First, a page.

ZOMORODI: And, of course, there's mass surveillance.

TUFEKCI: Not just online, increasingly with sensors in the offline world. There are cameras everywhere. They're being linked to facial recognition systems.

ZOMORODI: And to some degree, we know all this, but we also know that we depend on these platforms. And we don't feel like we have much of a choice but to use them. I mean, I feel like we could go on and on with the issues, but the way that you have summed it up is to say that combined altogether, we're creating a low-trust society. What does that mean?

TUFEKCI: So we haven't built institutions of trust and verification into the digital infrastructure. What you have is basically, like, word of mouth and kind of your gut feeling and mostly frustration. So imagine a world in which instead of having food safety managed by government and companies and mandated - right? - we just throw you into a supermarket and say, hope you have a good chemistry lab in your basement.

ZOMORODI: (Laughter).

TUFEKCI: Hope you can tell if there's E. coli in your salad or if there's salmonella in your eggs. We don't do that, but that's exactly how we are doing things online. We throw people into the online world and we're like, buyer beware, hope you can figure out what's fake and what's real and what's misinformation and what's phishing and what's stealing your information. And good luck.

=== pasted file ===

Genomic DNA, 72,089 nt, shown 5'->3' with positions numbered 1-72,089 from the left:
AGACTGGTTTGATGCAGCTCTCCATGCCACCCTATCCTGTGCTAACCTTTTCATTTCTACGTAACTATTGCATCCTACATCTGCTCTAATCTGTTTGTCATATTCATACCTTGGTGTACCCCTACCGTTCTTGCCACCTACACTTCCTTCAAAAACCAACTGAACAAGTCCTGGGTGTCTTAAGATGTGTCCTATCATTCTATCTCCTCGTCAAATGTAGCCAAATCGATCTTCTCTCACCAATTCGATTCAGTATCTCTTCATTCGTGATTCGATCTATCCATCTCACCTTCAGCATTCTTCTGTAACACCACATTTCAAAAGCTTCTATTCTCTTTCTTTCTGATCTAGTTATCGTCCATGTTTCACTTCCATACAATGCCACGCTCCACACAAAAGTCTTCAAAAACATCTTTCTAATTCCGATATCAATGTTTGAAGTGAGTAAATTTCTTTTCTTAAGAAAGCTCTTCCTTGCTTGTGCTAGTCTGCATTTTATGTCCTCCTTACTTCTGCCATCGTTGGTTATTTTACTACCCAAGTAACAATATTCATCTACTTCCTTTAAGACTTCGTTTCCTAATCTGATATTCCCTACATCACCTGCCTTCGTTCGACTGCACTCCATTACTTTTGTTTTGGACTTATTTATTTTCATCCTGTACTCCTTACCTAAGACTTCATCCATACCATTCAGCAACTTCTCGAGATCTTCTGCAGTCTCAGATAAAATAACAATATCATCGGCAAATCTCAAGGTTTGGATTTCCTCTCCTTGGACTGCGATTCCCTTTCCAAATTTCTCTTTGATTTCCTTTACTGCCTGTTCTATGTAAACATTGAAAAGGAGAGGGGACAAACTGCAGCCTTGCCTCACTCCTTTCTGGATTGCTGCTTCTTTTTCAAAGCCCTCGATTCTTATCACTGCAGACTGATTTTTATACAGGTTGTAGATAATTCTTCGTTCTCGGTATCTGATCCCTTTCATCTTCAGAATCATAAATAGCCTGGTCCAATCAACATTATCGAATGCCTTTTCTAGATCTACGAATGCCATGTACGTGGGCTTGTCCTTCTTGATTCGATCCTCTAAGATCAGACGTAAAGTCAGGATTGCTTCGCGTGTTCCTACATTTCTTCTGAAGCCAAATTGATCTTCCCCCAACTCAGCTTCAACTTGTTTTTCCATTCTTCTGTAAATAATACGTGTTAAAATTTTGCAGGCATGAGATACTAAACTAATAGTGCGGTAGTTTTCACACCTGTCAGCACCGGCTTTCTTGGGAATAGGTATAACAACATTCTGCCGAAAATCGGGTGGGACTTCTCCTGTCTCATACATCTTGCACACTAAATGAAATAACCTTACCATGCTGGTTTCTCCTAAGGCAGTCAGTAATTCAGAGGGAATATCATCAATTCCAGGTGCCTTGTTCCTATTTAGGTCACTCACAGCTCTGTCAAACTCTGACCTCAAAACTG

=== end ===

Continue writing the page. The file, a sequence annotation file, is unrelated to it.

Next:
(SOUNDBITE OF TED TALK)

TUFEKCI: So what can we do? This needs to change.

ZOMORODI: In 2017, Zeynep Tufekci gave a TED talk.

(SOUNDBITE OF TED TALK)

TUFEKCI: Now, I can't offer a simple recipe because we need to restructure the whole way our digital technology operates.

ZOMORODI: I was in the audience that day, and actually I gave a talk at that same TED conference on how technology is changing the human experience. It's what I've been reporting on for the last decade. And at the time, there were some people who thought that Zeynep and I were being alarmist, but now lots of people are questioning the power of technology to influence everything, from how we spend our time to what we believe.

TUFEKCI: This is really a significant transition in human history. It's not the first one. It's probably not the last one, but it's just as significant as almost anything I can think of.

ZOMORODI: Our online lives have become our real lives. There's less and less distinction, but who decides what's right or wrong in this vast, virtual space? Can the same laws that govern nations apply to the borderless World Wide Web? Or is it just up to you to navigate this new era in human history? So today on the show - writing the rules for life online, figuring out how we can rebuild trust in the Internet. Many thanks to misinformation expert Claire Wardle and sociologist Zeynep Tufekci. You can find both of their talks at ted.com. You're listening to the TED Radio Hour from NPR. I'm Manoush Zomorodi. Stay with us.

Copyright © 2020 NPR. All rights reserved. Visit our website terms of use and permissions pages at www.npr.org for further information.

NPR transcripts are created on a rush deadline by Verb8tm, Inc., an NPR contractor, and produced using a proprietary transcription process developed with NPR. This text may not be in its final form and may be updated or revised in the future. Accuracy and availability may vary. The authoritative record of NPR’s programming is the audio record.